Wednesday, 6 September 2006

The Last Five Years by Jason Robert Brown, Sept 6, 2006

The Last Five Years  
by Jason Robert Brown
Melbourne Music Theatre
 Chapel off Chapel, September 6 to 17, 2006
 8pm Wed to Sat, 5pm Sun
Reviewer: Kate Herbert on Sept 6

Jason Robert Brown’s two-person musical, The Last Five Years, is a poignant experience for anyone who has been touched by the sad ending of a loving marriage. It really brings a tear to the eye.

Jamie Wellerstein, played with passion by Matt Hetherington, is a 23-year old novelist who aspires to greatness and picks up a young lovely wife, an agent, a publisher and a writer’s award all in the matter of five years. He is vibrant, ambitious, egocentric and relentlessly positive – right up until the death knell of his marriage can be heard.

Laura Fitzpatrick is sweet-voiced and charming as the under-confident and under-achieving Cathy. In the first of their five years together, she is filled with hope for her future as an actor and her relationship with Jamie. Slowly, her sense of failure rises and her competition for Jamie’s attention shatters her.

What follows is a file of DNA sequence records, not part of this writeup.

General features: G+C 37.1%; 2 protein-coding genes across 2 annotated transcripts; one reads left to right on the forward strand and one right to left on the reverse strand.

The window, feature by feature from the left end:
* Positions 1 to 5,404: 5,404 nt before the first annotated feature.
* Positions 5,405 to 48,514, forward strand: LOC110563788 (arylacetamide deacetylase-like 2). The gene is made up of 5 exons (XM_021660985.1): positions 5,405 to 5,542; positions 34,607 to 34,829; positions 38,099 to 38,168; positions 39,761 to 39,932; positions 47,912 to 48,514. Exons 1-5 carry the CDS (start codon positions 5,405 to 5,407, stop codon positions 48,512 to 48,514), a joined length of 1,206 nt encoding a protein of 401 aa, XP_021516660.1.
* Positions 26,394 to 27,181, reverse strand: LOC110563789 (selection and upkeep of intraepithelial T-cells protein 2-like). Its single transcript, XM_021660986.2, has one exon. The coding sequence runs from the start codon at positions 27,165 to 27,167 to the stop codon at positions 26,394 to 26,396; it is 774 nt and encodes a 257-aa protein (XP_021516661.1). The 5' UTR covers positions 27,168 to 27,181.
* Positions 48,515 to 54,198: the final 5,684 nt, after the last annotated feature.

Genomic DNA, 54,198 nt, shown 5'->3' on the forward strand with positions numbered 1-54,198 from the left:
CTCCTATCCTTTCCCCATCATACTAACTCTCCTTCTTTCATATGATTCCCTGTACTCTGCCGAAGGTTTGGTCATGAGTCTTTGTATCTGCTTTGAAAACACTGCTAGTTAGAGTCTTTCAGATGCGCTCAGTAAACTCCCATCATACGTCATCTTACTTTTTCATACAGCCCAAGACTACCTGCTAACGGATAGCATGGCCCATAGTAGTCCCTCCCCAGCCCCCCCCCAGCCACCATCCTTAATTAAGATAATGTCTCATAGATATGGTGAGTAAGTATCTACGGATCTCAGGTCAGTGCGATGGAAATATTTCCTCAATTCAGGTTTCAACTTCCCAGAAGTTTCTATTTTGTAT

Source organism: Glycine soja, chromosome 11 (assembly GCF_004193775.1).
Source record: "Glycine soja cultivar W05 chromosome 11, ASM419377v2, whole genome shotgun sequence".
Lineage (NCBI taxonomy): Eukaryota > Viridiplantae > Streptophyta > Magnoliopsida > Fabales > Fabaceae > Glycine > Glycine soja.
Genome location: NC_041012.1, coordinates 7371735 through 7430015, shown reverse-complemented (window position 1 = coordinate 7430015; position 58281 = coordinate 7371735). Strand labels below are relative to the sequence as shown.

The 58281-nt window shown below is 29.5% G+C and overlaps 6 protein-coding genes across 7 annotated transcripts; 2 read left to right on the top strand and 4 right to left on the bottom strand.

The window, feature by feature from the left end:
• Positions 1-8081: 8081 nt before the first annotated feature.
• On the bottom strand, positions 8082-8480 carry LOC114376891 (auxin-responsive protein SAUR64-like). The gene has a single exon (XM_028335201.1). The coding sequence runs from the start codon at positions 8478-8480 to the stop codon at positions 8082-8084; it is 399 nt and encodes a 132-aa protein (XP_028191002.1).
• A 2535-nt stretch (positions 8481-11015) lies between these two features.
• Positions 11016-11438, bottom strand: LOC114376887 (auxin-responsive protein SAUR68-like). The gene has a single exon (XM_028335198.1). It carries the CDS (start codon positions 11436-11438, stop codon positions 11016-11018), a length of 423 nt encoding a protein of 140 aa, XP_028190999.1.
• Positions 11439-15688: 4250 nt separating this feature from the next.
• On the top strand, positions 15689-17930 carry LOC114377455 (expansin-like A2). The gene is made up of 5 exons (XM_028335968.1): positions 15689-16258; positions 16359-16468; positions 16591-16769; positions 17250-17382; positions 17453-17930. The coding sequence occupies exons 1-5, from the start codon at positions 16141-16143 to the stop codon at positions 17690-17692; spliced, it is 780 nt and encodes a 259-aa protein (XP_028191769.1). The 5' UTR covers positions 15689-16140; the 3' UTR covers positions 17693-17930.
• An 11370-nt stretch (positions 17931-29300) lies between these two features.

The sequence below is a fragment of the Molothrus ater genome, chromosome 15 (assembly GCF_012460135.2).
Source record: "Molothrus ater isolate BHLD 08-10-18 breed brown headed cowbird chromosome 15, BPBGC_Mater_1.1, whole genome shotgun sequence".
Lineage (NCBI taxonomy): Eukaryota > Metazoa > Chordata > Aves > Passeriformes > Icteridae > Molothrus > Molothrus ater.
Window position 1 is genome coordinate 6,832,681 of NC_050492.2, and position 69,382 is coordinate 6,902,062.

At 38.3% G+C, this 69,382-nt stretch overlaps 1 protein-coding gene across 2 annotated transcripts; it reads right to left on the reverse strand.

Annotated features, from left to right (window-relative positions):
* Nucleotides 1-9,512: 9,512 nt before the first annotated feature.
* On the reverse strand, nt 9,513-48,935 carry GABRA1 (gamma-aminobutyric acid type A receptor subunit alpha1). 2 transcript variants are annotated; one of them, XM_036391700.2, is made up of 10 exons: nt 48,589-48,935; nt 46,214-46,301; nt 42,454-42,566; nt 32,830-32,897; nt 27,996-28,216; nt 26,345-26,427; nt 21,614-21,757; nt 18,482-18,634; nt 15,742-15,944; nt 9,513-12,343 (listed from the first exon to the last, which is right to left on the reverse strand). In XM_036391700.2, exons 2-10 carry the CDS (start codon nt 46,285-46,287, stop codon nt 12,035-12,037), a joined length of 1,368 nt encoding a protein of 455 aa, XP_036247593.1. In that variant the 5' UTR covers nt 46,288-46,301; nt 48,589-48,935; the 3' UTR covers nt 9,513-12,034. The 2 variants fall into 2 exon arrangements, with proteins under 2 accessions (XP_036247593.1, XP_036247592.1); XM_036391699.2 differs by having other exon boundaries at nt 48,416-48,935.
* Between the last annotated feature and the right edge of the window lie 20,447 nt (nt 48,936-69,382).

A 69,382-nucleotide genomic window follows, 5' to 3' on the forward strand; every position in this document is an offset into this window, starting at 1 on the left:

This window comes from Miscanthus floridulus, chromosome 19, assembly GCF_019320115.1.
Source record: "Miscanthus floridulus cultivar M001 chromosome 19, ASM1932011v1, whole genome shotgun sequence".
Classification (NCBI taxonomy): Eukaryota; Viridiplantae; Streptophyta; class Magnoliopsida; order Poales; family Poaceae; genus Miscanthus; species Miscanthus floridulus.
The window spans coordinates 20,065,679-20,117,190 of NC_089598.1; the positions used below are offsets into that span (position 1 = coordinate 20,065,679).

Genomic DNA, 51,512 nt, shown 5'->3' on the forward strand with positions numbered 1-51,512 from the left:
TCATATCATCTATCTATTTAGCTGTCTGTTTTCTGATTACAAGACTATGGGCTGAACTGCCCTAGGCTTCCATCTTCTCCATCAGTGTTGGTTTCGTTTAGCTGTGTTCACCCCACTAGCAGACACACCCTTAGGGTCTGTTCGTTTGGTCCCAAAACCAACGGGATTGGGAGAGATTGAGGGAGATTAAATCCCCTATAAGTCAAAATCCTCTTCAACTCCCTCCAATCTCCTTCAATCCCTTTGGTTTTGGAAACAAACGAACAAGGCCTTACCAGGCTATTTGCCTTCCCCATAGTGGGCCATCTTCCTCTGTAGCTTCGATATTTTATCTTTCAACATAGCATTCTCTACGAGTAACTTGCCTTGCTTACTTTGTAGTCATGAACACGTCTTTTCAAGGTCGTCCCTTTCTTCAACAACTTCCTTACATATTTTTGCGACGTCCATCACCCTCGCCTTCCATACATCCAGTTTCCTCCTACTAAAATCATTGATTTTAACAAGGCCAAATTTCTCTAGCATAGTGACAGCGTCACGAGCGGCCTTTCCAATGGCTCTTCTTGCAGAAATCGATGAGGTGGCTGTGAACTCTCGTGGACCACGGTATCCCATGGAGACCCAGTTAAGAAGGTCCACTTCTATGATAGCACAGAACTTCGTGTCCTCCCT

Is it any wonder Brown’s ex-wife threatened to sue him for revealing their troubled marriage?

Director, Peter Fitzpatrick, keeps the scenes moving, concentrating on the emotional layering and the counterpoint of their two experiences. The live band, under Vicki Jacobs, is raunchy and skilful.

Apart from having a marvellous score and singable tunes, the show has a strikingly original structure. While Jamie’s story goes forward in time from their first meeting, Cathy travels in reverse from the lonely, painful ending back to their bright-eyed beginning.  

This shape generates fascinating collisions. While Jamie naively sings he will defy his Jewish mother by loving a “Shiksa Goddess”, Cathy sits alone in their apartment singing I’m Still Hurting. When Jamie reaches the end of their rocky ride, packs his bags and sings I Could Never Rescue You, Cathy, with girlish romantic hope, waves goodbye for the first time to the young man she loves. It is heart wrenching.

The only moment when they communicate directly is at their joyful marriage, sweetly singing the duet, The Next Ten Minutes about spending a lifetime together.

Hetherington’s voice is versatile and rousing; he can belt a funky number such as Moving Too Fast or croon the sad ballad If I Didn’t Believe in You. He is engaging and he gives us insight into the life of the successful young writer.

Laura Fitzpatrick’s bright and warm voice brings naivete and delicacy to Cathy, fitting for this child-woman who cannot understand the demise of her marriage.

By Kate Herbert

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